A record of wildlife in my garden and various trips to the Warwickshire countryside and occasionally further afield.
"To see a world in a grain of sand,
And a heaven in a wild flower,
Hold infinity in the palm of your hand
And eternity in an hour."
From "Auguries of Innocence"
by William Blake
Thursday, 2 May 2013
York Minster was beautiful - the architecture and stained glass just awe-inspiring. Sadly, the photos fail to do the Minster justice but they will give you a small idea of how beautiful it is if you have never been.
The Cathedral is the largest surviving Medieval Gothic cathedral north of the Alps. It is 264 ft (80m) in length with a width of 100 ft (30m) and the height from floor to vaulting is 94 ft (29m). York's nave is one of the longest in England.
Sorry for the amount of photos - far too many especially as they are not very good. You were allowed to use flash but as usual my inbuilt flash does not seem to work very well especially at distance. I can adjust the flash intensity control but that just tends to bleach everything out. If anyone has any ideas how I could improve my flash photography I really would be very grateful!
The South Transept - the oldest part of the Minster visible above ground was started around 1220. The circular rose window was re-glazed around 1500 following the Wars of the Roses with the red rose of Lancaster alternating with the newly formed Tudor rose.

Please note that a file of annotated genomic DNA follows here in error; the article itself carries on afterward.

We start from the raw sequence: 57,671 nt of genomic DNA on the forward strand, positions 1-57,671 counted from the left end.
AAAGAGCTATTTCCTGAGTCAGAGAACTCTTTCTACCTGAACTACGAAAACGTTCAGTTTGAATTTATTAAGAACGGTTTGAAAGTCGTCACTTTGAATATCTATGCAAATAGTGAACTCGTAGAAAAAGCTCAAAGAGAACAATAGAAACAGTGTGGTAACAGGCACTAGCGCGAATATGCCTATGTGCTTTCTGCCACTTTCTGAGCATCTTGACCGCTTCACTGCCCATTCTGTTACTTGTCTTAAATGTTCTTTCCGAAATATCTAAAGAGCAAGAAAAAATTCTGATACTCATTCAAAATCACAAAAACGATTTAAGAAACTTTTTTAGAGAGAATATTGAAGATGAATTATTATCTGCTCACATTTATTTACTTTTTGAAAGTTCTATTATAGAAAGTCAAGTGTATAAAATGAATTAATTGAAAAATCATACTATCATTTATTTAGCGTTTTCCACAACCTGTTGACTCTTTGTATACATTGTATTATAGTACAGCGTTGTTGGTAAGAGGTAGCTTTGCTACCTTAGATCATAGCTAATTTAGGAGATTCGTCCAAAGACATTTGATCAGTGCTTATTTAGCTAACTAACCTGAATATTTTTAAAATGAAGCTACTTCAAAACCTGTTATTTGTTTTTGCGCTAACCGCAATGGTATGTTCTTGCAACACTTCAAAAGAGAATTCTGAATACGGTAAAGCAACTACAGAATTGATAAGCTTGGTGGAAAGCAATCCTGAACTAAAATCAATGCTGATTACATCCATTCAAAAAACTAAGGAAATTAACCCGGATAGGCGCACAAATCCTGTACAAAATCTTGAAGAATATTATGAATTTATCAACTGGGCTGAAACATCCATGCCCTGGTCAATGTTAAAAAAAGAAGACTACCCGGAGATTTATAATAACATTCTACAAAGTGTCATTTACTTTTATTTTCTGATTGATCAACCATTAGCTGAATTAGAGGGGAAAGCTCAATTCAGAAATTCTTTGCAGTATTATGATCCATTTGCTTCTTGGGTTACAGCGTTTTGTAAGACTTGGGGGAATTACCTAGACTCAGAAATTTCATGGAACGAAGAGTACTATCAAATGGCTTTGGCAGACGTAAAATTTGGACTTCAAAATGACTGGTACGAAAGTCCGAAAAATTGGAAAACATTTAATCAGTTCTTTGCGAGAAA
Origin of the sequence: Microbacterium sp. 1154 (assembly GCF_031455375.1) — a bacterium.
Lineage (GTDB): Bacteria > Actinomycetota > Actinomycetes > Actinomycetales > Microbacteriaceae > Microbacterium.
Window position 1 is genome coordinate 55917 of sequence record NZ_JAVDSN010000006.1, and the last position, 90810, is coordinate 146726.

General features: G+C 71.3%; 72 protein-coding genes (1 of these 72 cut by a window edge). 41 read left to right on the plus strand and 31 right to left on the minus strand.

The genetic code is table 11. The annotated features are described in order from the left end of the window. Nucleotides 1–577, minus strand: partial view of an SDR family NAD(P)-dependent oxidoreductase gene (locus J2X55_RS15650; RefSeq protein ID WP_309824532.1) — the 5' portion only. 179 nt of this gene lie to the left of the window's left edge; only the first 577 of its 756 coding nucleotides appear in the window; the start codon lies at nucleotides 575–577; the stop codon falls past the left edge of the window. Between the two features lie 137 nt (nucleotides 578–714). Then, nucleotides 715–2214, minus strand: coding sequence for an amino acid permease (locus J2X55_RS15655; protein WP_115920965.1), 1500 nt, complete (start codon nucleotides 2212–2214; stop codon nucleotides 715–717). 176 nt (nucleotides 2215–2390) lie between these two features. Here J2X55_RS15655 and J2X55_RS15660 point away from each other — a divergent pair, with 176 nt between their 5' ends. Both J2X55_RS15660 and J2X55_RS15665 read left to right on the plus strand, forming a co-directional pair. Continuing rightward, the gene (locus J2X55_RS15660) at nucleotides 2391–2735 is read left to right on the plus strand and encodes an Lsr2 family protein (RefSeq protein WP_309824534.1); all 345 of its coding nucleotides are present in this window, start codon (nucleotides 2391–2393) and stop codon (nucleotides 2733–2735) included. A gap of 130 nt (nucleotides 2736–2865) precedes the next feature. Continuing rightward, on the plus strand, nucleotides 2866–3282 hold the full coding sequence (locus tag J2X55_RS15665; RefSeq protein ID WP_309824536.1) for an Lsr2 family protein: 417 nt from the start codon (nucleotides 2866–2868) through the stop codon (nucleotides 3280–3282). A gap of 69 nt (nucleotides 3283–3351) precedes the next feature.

Cope chests in the foreground and a memorial to Archbishop John Dolben
Archbishop Tobie Mathew tomb in the Lady Chapel
At present the East End of the Minster contains information about the conservation and restoration of the Great East Window. There is a really interesting exhibition giving visitors a rare opportunity to see the close detail of Medieval stained glass. Specialist conservators have revealed the original medieval glory of these panels. Below are a few examples
St John Glimpses God in Majesty
The Seven Churches
St John sailing to Patmo
Three Gossiping Angels
There is also a of information about stonework restoration.
The Mighty Angel and the Seven Thunders
For me, the most beautiful part of the Minster was the octagonal Chapter House. It was completed around 1290 and was designed for the Canons of York, the governing body of the cathedral, to meet and discuss policy. It has what I can only describe as the most incredible atmosphere. Unfortunately no photo of the amazing ceiling - it turned out incredibly blurred.
Brian, David and Emily decided to go up the 275 tower steps to see the views. I decided against - even if I had made it up the steps I am not keen on heights!!!! Apparently half way up there was a parapet walk with what sounded like a big drop on one side! So I think I made the right choice! It also gave me an extra three quarters of an hour to look round the Minster. We met up afterwards in the shop and I bought a couple of Green Man items :)
Outside the Cathedral a pavement artist was at work
and nearby was a model of York.
I really thought York was a beautiful City and we had a wonderful day out.
Welcome to my blog. I have been interested in natural history from an early age and we have tried to create a garden attractive to wildlife. I also enjoy reading, photography, collecting fossils, visiting historic buildings and gardens and supporting Aston Villa. Please feel free to leave a comment and, if you would like to email me, my email address is ciraggedrobinsATgmail.com - remember to replace AT with @. Thank you for visiting.